Both sides claimed victory Tuesday after a judge entered a ruling in a case about whether a for-profit college misled prospective students.
Fayette Circuit Judge Thomas Travis ordered American National University of Kentucky, formerly National College, to pay $22,960.
The attorney general had sought a civil penalty of up to $2.7 million, arguing that between 2008 and 2011, the school violated the Kentucky Consumer Protection Act by intentionally misleading prospective students about its employment rates.
The penalty the judge imposed was tied to whether the school “willfully” deceived students.
Travis ruled that the school was willful in its use of employment rather than placement rates for much of the time covered in the lawsuit. But in several instances, the judge said the state had failed to prove that the school was willful in its conduct.
Travis assessed a civil penalty of $20 per violation, or each day the school’s website was active without disclosing the methodology it used to determine its “success rates.”
The offending information was removed from the school’s website in 2011.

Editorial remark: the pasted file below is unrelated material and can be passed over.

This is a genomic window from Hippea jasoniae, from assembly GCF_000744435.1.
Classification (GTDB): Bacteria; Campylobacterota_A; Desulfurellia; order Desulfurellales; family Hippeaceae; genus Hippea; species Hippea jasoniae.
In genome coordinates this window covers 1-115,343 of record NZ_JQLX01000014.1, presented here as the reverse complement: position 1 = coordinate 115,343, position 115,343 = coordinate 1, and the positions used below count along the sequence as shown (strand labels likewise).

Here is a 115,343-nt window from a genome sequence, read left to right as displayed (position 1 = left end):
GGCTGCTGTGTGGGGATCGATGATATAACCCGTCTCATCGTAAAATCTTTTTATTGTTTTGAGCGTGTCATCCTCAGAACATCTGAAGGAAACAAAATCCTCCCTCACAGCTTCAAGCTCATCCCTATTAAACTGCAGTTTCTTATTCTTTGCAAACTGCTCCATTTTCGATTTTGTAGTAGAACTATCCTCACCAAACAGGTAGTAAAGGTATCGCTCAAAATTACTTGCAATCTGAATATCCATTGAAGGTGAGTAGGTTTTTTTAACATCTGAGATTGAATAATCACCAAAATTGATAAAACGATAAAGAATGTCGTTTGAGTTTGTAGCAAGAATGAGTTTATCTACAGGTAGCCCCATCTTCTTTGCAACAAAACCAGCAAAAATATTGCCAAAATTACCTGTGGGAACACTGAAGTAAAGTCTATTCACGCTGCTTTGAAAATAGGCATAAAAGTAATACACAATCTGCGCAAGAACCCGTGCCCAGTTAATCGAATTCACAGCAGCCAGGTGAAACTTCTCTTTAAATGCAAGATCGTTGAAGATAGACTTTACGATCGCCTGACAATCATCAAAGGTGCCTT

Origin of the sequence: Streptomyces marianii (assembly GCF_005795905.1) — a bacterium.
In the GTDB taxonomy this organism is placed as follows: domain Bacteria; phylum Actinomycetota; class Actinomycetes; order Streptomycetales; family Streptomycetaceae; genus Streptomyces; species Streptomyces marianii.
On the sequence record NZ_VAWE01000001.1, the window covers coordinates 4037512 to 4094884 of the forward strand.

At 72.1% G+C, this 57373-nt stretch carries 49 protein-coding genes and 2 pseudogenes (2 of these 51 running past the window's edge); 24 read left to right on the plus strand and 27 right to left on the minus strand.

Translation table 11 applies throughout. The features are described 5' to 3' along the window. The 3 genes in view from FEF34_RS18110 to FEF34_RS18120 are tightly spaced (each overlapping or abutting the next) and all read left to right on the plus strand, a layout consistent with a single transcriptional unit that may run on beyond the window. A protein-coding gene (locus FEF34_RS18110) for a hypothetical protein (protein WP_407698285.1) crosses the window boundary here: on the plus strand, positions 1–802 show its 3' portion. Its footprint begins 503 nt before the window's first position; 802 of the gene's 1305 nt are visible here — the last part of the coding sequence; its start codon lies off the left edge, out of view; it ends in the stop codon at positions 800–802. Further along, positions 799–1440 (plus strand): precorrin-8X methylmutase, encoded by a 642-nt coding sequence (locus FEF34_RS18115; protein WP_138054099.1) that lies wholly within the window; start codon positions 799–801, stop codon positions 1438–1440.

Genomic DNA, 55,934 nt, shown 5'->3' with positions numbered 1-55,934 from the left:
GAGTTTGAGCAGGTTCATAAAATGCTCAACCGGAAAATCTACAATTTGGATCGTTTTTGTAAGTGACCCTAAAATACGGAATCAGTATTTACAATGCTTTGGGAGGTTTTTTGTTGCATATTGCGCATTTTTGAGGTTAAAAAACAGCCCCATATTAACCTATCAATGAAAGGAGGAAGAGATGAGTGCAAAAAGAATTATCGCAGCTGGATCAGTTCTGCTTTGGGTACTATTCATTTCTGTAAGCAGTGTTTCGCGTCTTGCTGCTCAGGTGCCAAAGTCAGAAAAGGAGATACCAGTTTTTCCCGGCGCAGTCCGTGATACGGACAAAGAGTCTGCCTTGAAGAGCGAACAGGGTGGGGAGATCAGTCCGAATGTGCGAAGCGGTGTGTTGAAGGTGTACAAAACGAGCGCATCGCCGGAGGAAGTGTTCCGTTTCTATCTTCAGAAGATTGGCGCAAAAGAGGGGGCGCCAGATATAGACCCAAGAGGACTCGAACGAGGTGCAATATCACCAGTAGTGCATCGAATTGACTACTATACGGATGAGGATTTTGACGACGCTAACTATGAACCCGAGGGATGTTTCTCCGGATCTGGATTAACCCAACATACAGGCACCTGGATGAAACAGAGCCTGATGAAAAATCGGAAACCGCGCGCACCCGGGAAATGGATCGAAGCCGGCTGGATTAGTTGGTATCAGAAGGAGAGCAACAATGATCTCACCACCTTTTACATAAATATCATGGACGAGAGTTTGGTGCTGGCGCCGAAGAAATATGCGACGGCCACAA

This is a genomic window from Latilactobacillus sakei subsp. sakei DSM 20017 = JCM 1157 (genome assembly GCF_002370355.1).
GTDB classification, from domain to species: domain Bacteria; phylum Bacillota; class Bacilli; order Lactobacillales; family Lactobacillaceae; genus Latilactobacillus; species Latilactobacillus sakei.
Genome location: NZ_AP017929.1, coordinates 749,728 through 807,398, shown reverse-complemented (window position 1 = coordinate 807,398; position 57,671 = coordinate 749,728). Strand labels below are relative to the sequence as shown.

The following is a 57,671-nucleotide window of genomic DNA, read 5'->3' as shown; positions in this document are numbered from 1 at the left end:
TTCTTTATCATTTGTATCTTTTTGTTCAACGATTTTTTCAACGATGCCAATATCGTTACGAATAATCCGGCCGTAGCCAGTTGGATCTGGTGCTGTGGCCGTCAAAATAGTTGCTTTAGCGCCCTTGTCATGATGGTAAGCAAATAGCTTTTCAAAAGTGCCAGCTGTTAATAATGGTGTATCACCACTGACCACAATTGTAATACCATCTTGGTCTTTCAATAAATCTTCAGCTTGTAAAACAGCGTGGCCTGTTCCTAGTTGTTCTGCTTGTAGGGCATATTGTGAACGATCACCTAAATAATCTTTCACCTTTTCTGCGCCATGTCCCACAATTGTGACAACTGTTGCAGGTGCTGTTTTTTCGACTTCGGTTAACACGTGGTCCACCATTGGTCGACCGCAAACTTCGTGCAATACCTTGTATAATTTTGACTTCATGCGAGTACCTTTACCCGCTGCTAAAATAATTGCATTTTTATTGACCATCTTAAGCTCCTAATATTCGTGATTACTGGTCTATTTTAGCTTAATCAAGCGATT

“Today’s judgment against National College is a win for Kentucky’s students who have been a victimized by for-profit colleges,” Attorney General Andy Beshear said in a statement. “The court’s finding that National willfully violated Kentucky law for publishing false and misleading graduate employment rates sends a clear message to National and any other for-profit college that my office will hold them accountable for such conduct.”
But National College representatives also claimed victory, saying the lower-than-requested penalty indicated that the judge considered the violations a technicality.
“While Judge Travis believed there was a violation by not further defining the graduate employment rates National College published on its website from 2008 through 2010, the minimal penalty shows he thought the violation was just technical in nature,” Frank Longaker, president of American National University, said in a news release.
The release went on to say that the judge “specifically noted that many other schools published employment rates like National College did.”
The school’s attorney criticized the attorney general’s office for what he called “overzealousness” in litigating the case.
“Even at trial, after much of its damages claims had been dismissed, it sought nearly $3 million,” said Al Grasch, attorney for National College.
Both sides argued their cases before the judge during a two-week trial in January.
In October, the college was ordered to pay $147,000 in sanctions because it refused to fully comply with a subpoena for several years.